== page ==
Unlawful Kickbacks

Recoupments made from claims for unlawful kickbacks are another annual theme for the DOJ that was evident in their 2023 enforcement actions. Kickbacks not only increase the cost of health care, but also impact medical decision-making and fair competition. For those reasons, the DOJ continues to seek FCA recoupments utilizing the Anti-Kickback Statute and Stark Law as the basis for such claims.

An Oklahoma based organization
paid over $7 million to resolve allegations that it improperly submitted claims to Medicare knowing the services were up coded or medically unnecessary. The organization entered into a CIA and its president and chief operating officer were excluded from federal health care program participation for five years. Additionally, the organization paid over $22 million to resolve allegations that it provided kickbacks to medical directors for referrals of home health patients.

Illinois based Cardiac Imaging, Inc., along with its owner
paid $85.5 million in connection with allegations that it paid kickbacks in the form of supervision fees above the fair market value to cardiologists to induce referrals to its imaging facility for PET scans. It was further alleged that these fees were paid for times the cardiologists were not on site. Both the business and owner entered into a CIA for five years.

The DOJ also
resolved various kickback claims between “labs and recruiters allegedly providing kickbacks to providers disguised as legitimate payments” and kickbacks for sham investment distributions. In combination, corporations and individuals paid over $2.68 million to settle these kickback allegations, along with individuals being excluded from federal health care programs.

Individual Accountability

Not only are health care entities held accountable under the FCA, but individual providers may be as well.

Notably the DOJ
highlighted four physicians who paid $23.9 million (combined) to resolve allegations “they falsified the place of service for skin grafts to fraudulently maximize reimbursements” which was not supported by the medical record.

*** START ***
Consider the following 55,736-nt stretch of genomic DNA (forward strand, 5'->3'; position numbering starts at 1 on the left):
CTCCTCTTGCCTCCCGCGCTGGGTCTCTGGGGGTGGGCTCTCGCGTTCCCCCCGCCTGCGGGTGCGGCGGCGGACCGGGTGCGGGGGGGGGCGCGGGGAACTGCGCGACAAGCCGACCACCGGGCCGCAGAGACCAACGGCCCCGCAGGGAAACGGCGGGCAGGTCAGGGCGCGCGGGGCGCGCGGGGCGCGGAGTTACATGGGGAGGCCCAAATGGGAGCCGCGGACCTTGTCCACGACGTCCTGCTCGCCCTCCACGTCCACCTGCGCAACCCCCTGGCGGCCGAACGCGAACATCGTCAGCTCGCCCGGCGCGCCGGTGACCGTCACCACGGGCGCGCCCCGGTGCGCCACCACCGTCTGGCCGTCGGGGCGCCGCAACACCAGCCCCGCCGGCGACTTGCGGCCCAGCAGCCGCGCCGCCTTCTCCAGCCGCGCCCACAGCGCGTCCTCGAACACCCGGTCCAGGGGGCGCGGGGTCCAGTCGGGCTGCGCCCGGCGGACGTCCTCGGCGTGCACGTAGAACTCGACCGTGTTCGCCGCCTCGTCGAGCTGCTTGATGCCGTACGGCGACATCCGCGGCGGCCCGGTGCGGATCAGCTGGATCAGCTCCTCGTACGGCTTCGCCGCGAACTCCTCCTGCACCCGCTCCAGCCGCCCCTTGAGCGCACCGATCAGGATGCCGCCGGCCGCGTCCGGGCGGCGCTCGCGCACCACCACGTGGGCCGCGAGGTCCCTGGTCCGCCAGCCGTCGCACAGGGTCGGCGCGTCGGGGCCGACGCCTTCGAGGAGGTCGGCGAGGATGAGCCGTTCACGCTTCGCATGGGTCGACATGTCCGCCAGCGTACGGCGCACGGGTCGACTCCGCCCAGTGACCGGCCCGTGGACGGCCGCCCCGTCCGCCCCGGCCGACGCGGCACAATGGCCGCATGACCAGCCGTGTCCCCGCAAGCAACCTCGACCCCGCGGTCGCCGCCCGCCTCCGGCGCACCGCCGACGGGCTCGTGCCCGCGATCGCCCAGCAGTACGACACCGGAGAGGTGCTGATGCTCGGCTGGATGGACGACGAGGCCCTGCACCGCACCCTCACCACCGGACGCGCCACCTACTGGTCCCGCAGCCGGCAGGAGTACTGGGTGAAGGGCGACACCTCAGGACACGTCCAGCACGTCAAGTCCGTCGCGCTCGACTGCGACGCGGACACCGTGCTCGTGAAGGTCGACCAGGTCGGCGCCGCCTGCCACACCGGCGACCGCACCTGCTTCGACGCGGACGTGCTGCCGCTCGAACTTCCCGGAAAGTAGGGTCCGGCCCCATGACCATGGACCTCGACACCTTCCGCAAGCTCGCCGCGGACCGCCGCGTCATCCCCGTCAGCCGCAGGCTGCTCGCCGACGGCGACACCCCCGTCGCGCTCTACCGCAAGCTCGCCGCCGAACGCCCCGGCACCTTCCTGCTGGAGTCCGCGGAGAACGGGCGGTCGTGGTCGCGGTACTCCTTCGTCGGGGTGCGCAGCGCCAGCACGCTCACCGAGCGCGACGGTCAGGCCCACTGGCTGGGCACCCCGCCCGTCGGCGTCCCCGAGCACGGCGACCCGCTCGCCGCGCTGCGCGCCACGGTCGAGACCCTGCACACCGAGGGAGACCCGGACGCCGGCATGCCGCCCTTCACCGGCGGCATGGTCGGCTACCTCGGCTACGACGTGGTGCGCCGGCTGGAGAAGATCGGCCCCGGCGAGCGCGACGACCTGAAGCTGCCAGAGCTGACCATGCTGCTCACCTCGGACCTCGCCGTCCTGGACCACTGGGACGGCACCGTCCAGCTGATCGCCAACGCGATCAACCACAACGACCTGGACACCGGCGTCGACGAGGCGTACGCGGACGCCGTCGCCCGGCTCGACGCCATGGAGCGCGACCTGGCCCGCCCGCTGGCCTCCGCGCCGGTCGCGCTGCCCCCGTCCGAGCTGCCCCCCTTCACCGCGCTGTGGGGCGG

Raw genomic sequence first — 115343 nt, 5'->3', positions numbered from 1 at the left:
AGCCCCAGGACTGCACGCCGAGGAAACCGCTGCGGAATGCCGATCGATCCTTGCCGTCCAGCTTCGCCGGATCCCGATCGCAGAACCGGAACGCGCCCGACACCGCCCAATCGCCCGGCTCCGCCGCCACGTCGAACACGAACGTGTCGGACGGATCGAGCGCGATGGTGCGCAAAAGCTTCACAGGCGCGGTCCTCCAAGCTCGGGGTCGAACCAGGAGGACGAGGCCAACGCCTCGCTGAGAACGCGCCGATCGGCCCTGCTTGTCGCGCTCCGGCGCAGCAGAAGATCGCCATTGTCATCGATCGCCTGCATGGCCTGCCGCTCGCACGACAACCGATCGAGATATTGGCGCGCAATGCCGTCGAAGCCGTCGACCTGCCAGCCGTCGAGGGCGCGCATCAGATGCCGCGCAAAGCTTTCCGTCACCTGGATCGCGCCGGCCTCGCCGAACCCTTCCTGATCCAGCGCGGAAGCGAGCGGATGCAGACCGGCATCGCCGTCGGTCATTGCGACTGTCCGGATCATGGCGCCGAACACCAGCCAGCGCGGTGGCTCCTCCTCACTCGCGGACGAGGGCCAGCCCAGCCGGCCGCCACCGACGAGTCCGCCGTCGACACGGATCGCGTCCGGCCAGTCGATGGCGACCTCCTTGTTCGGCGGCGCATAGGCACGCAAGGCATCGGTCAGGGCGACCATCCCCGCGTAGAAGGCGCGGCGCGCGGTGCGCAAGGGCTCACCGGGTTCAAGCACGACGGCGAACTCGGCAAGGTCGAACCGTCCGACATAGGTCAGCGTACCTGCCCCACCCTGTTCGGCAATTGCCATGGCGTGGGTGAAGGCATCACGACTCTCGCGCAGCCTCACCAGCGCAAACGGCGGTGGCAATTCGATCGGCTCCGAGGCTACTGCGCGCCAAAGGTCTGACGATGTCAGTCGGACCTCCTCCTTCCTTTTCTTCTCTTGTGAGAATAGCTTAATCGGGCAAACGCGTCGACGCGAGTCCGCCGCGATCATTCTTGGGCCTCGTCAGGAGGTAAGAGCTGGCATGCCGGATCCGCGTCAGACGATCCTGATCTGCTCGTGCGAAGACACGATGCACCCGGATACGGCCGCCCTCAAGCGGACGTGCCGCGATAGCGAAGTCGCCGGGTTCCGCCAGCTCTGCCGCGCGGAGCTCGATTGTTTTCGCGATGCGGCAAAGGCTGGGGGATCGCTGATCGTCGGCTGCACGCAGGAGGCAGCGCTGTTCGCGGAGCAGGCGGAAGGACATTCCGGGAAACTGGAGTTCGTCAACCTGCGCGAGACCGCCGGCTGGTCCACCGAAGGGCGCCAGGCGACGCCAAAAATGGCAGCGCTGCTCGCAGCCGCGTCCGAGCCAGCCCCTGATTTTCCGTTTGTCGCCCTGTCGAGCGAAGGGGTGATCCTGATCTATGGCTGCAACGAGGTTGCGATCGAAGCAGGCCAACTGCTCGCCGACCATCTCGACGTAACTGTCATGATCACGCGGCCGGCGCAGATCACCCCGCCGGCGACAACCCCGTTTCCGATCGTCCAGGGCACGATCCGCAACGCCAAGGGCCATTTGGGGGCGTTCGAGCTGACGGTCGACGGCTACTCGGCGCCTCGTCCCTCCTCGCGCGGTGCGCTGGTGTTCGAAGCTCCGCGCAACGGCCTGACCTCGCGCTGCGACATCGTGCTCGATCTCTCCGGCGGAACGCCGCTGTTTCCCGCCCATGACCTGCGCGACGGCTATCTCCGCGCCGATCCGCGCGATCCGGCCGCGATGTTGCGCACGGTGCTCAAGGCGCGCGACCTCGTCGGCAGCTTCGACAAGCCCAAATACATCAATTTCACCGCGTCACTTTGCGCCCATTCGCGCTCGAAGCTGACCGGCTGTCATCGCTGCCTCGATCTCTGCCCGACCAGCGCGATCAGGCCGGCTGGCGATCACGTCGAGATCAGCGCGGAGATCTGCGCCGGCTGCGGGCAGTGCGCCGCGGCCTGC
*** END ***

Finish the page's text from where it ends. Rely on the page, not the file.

a Tennessee physician paid $6.6 million to settle allegations he “submitted false claims for dermatological procedures that were billed as if both the surgery and pathology portions of the procedures were performed by the doctor.” The investigation revealed that a some of the services were provided by another individual who was not the billing physician.

Robust Enforcement Continues

In keeping with the past years, the DOJ’s rigorous actions indicate their continued attention toward FCA claims.

In addition to the settlements and judgments,
18 CIAs were entered into between the government and health care entities, a decrease from last year. CIAs are made between the Office of Inspector General of the Department of Health and Human Services (HHS OIG) and the health care entity.

Under a CIA, the entity as part of the civil settlement agrees to obligations in exchange for potentially not being excluded from federal health care programs. These CIAs, along with the annual releases from the DOJ and Advisory Opinions, can alert health care entities to enforcement trends that may assist them in focusing their own compliance efforts.

In FY 2023,
there were 12 Advisory Opinions published by the HHS OIG. Topics included preferred hospital network in Medigap policies, cochlear implant manufacturer providing free hearing aids, and providing financial assistance for transportation, lodging, and meals by a drug manufacturer to financially needy pediatric patients.

With this continued and robust enforcement by the DOJ of FCA claims, clients submitting claims potentially within the reach of the FCA can best mitigate the risk of a FCA violation by
creating and implementing a strong compliance program. A strong, enforced, and properly tailored compliance program provides the necessary oversight for health care entities to be proactive toward compliance risks which could lead to a FCA violation. Compliance programs should aim to educate, audit, and combat against fraud and abuse, and focus on risk areas especially relevant to the specific health care entity.

Some Takeaways

Attorneys and business leaders should work together to establish compliance programs that clients can successfully implement. Clients should annually review their compliance program and make it a priority for the organization.

Annual reviews are essential to ensure the compliance program reflects and meets the organization’s evolving needs. These reviews should also include an overview of the compliance program’s success and whether there is any room for improvement.

Furthermore, these programs should be used continuously as proactive measures to prevent or reduce impact from noncompliance.

Health law attorneys familiar with the past year of FCA enforcement actions can add value to annual compliance plan reviews by identifying trends and helping clients consider how they can prevent, detect, and deter the types of problematic conduct that gave rise to enforcement actions against other health care entities.

This article was originally published on the State Bar of Wisconsin’s
Health Law Blog. Visit the State Bar
sections or the
Health Law Section webpages to learn more about the benefits of section membership.



See the
Feb. 22, 2024, announcement from the U.S. Department of Justice’s Office of Public Affairs. Unless otherwise noted, all subsequent quotes are from the DOJ’s release cited here.




United States ex rel. White et al. v. Rite Aid Corp., et al., No. 1:21-cv-1239 (N.D. Ohio).